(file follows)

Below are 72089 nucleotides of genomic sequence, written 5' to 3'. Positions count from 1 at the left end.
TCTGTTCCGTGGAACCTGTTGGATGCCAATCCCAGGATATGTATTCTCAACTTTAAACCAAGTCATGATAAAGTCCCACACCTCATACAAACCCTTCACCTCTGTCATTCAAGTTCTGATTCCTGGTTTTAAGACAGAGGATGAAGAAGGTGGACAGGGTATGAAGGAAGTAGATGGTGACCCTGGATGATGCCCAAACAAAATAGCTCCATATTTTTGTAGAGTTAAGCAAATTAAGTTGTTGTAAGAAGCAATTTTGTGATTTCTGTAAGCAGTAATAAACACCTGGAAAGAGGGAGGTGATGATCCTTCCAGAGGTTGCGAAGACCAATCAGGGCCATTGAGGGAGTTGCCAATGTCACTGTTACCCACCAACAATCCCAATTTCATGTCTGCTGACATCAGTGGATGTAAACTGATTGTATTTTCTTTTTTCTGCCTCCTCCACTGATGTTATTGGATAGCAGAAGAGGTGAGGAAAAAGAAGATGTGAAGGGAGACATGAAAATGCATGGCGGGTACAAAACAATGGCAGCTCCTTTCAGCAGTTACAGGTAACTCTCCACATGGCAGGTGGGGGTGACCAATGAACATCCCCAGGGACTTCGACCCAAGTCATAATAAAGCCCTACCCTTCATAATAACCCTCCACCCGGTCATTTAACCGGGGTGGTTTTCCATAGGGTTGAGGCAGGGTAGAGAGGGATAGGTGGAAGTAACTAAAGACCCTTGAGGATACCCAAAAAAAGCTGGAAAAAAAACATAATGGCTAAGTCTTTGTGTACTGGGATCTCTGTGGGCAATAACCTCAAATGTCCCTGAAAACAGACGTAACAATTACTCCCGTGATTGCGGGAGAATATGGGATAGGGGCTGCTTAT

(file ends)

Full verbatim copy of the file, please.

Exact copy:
Below are 72089 nucleotides of genomic sequence, written 5' to 3'. Positions count from 1 at the left end.
TCTGTTCCGTGGAACCTGTTGGATGCCAATCCCAGGATATGTATTCTCAACTTTAAACCAAGTCATGATAAAGTCCCACACCTCATACAAACCCTTCACCTCTGTCATTCAAGTTCTGATTCCTGGTTTTAAGACAGAGGATGAAGAAGGTGGACAGGGTATGAAGGAAGTAGATGGTGACCCTGGATGATGCCCAAACAAAATAGCTCCATATTTTTGTAGAGTTAAGCAAATTAAGTTGTTGTAAGAAGCAATTTTGTGATTTCTGTAAGCAGTAATAAACACCTGGAAAGAGGGAGGTGATGATCCTTCCAGAGGTTGCGAAGACCAATCAGGGCCATTGAGGGAGTTGCCAATGTCACTGTTACCCACCAACAATCCCAATTTCATGTCTGCTGACATCAGTGGATGTAAACTGATTGTATTTTCTTTTTTCTGCCTCCTCCACTGATGTTATTGGATAGCAGAAGAGGTGAGGAAAAAGAAGATGTGAAGGGAGACATGAAAATGCATGGCGGGTACAAAACAATGGCAGCTCCTTTCAGCAGTTACAGGTAACTCTCCACATGGCAGGTGGGGGTGACCAATGAACATCCCCAGGGACTTCGACCCAAGTCATAATAAAGCCCTACCCTTCATAATAACCCTCCACCCGGTCATTTAACCGGGGTGGTTTTCCATAGGGTTGAGGCAGGGTAGAGAGGGATAGGTGGAAGTAACTAAAGACCCTTGAGGATACCCAAAAAAAGCTGGAAAAAAAACATAATGGCTAAGTCTTTGTGTACTGGGATCTCTGTGGGCAATAACCTCAAATGTCCCTGAAAACAGACGTAACAATTACTCCCGTGATTGCGGGAGAATATGGGATAGGGGCTGCTTAT